3. Position-Based vs. Investment-Based Visa
One of the fundamental differences between the L1 visa and E2 visa has to do with the focus of the visa.
For the L1 visa, the main focus is on the L1 visa beneficiary’s job duties. Specifically, the L1 visa requires that the L1 visa beneficiary (the person applying for the L1 visa) must have worked in a managerial, executive, or specialized knowledge position with the foreign company. The L1 visa also requires that the L1 visa beneficiary will work in a managerial, executive, or specialized knowledge position with the US company. The L1 visa has 2 categories: L1A and L1B. The L1A category is for workers working in a managerial or executive capacity. The L1B category is for workers working in a specialized knowledge capacity. The job description forms the basis for which visa category to apply under.
Basically, the main focus of the L1 visa is to make sure that the L1 worker’s job duties are truly managerial, executive, or specialized knowledge in nature.
For the E2 visa, the main focus has to do with making an investment in a US business. Specifically, the E2 visa requires that you make a substantial investment in a US business.
The Foreign Affairs Manual states: “No set dollar figural constitutes a minimum amount of investment to be considered ‘substantial’ for E-2 visa purposes” [9 FAM 402.9-6(D)].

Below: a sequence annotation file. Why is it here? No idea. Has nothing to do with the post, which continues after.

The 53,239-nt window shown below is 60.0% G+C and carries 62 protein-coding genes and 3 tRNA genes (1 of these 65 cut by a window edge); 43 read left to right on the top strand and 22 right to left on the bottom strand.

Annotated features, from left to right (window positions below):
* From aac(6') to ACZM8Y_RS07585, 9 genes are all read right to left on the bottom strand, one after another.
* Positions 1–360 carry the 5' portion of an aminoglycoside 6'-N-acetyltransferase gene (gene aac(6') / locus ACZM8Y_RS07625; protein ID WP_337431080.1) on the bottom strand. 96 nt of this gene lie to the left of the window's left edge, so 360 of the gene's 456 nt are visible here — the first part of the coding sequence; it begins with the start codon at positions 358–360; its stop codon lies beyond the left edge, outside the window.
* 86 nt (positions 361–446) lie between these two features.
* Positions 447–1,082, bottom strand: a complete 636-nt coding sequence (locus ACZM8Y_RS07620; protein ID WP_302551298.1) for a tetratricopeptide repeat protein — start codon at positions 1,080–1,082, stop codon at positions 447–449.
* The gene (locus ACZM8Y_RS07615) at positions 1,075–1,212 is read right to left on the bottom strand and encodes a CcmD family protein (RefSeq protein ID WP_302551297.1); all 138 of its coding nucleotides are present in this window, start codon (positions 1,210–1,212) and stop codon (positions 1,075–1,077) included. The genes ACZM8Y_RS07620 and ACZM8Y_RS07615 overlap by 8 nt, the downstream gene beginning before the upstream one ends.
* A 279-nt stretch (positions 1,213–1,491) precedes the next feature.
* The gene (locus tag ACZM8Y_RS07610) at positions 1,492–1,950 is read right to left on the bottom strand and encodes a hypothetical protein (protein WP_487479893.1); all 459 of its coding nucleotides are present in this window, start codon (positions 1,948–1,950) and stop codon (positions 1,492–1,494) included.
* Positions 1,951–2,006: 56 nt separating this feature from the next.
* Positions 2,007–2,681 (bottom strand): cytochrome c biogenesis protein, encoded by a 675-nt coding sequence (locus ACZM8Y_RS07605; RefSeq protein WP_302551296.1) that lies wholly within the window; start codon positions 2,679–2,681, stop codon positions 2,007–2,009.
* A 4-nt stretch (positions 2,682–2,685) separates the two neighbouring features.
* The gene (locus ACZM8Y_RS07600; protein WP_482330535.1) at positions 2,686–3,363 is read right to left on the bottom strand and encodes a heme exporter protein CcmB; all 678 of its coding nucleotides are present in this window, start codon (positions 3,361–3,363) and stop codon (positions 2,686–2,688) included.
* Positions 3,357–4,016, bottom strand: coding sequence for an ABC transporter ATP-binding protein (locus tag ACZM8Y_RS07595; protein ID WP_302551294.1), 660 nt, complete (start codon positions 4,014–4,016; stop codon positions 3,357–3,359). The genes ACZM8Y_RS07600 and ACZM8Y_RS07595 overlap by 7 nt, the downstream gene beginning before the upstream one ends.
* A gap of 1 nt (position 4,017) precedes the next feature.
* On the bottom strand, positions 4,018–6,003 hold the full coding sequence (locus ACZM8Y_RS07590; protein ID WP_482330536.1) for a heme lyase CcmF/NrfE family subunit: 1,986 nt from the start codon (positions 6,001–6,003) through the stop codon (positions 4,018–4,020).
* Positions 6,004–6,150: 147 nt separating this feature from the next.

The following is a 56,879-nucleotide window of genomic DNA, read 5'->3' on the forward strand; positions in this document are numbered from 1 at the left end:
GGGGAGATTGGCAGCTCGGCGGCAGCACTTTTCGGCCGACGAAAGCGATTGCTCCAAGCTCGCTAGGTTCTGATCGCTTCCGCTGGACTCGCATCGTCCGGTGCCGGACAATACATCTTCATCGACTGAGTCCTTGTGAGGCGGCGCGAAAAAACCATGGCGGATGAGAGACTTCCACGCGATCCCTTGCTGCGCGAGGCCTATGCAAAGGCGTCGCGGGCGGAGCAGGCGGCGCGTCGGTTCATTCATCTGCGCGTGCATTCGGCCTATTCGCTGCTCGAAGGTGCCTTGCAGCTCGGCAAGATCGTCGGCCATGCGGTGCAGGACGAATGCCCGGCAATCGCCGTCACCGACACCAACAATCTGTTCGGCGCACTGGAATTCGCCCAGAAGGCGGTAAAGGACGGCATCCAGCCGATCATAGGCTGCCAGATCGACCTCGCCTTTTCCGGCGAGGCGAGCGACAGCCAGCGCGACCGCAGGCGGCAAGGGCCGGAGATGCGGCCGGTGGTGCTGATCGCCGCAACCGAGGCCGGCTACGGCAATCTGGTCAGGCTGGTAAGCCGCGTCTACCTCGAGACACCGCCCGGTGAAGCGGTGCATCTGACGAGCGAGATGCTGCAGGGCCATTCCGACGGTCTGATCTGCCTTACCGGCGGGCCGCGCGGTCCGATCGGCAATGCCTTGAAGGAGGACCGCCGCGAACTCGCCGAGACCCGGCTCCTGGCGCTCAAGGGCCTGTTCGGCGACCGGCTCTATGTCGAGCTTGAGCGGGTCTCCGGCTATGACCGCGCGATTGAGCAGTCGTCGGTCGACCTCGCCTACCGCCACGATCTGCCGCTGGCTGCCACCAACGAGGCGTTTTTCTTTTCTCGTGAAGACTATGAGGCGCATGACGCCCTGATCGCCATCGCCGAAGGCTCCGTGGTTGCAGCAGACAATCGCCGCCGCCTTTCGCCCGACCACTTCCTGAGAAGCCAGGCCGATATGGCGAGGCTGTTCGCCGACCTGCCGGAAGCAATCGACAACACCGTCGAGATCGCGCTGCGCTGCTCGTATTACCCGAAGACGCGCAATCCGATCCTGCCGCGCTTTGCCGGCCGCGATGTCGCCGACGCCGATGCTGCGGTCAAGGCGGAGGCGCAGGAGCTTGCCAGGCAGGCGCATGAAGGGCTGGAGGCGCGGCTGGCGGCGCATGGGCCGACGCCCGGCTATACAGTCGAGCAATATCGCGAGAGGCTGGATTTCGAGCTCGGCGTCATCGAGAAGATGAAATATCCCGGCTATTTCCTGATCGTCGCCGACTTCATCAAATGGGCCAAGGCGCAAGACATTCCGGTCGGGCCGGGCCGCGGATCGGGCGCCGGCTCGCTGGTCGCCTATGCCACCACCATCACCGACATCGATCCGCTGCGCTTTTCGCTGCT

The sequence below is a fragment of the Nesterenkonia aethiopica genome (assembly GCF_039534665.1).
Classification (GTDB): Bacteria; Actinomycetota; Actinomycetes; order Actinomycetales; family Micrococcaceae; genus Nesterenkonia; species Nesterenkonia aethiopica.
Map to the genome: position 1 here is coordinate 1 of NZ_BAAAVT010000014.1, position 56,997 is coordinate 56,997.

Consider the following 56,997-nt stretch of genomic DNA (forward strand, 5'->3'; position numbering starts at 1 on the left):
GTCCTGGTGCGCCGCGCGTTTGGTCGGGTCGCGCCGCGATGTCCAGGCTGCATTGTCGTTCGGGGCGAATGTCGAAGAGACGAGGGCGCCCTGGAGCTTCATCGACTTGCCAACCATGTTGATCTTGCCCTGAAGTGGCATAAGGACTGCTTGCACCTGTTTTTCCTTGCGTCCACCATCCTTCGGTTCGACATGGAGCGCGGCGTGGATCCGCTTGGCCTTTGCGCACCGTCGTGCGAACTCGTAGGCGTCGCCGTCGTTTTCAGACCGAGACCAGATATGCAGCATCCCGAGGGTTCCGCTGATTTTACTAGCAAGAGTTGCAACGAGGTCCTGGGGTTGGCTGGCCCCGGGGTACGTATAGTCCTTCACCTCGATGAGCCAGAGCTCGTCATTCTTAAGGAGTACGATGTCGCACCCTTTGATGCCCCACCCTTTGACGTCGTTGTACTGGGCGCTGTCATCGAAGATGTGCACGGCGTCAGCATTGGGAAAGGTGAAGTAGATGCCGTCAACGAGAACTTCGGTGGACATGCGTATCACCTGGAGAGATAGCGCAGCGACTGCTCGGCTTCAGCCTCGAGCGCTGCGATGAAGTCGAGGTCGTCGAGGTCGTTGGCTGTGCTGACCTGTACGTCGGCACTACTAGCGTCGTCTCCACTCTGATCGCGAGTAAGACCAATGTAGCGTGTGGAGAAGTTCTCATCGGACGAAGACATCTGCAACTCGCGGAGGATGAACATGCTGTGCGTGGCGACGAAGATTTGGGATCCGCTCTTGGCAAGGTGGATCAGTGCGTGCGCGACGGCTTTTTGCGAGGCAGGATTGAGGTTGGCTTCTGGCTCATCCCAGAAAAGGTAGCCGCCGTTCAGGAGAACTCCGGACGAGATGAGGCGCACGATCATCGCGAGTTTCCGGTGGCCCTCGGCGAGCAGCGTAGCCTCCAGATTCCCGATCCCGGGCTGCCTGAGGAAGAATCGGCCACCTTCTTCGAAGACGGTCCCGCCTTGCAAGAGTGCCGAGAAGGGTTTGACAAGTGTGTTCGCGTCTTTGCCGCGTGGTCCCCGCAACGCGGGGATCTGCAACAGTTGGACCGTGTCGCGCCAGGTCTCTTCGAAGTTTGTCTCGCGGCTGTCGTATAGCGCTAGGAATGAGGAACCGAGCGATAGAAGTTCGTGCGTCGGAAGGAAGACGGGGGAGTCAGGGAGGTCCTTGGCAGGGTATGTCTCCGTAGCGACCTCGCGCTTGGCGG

Instead, USCIS conducts a proportionality test. The proportion is the amount of money invested versus the value of the business.
As a general rule of thumb, at my firm, I like to see that at least $100,000 invested in the business and put at risk. The higher the investment, the better the chance for your investment to be considered substantial.
If you have any questions about the E2 investment, please email me at firstname.lastname@example.org. I’d be happy to help analyze your investment.
4. Availability Based on Nationality
One of the main differences between the L1 visa and the E2 visa has to do with the availability of the visa.
The E2 visa is based on a treaty and is only available to people from certain countries. In order to be eligible for an E2 visa, you must have the nationality of a country that has an E2 treaty with the United States. Here is a list of the E2 treaty countries. While there are many E2 treaty countries, there are also many countries that do not have an E2 treaty. Some major countries that do not have an E2 treaty with the U.S. include China, Russia, India, and Brazil.
The L1 visa is not based on a treaty. People with all nationalities are eligible to apply for the L1 visa (excluding travel ban issues).
5. Work Authorization
Both the L1 visa and the E2 visa authorize you to work in the United States.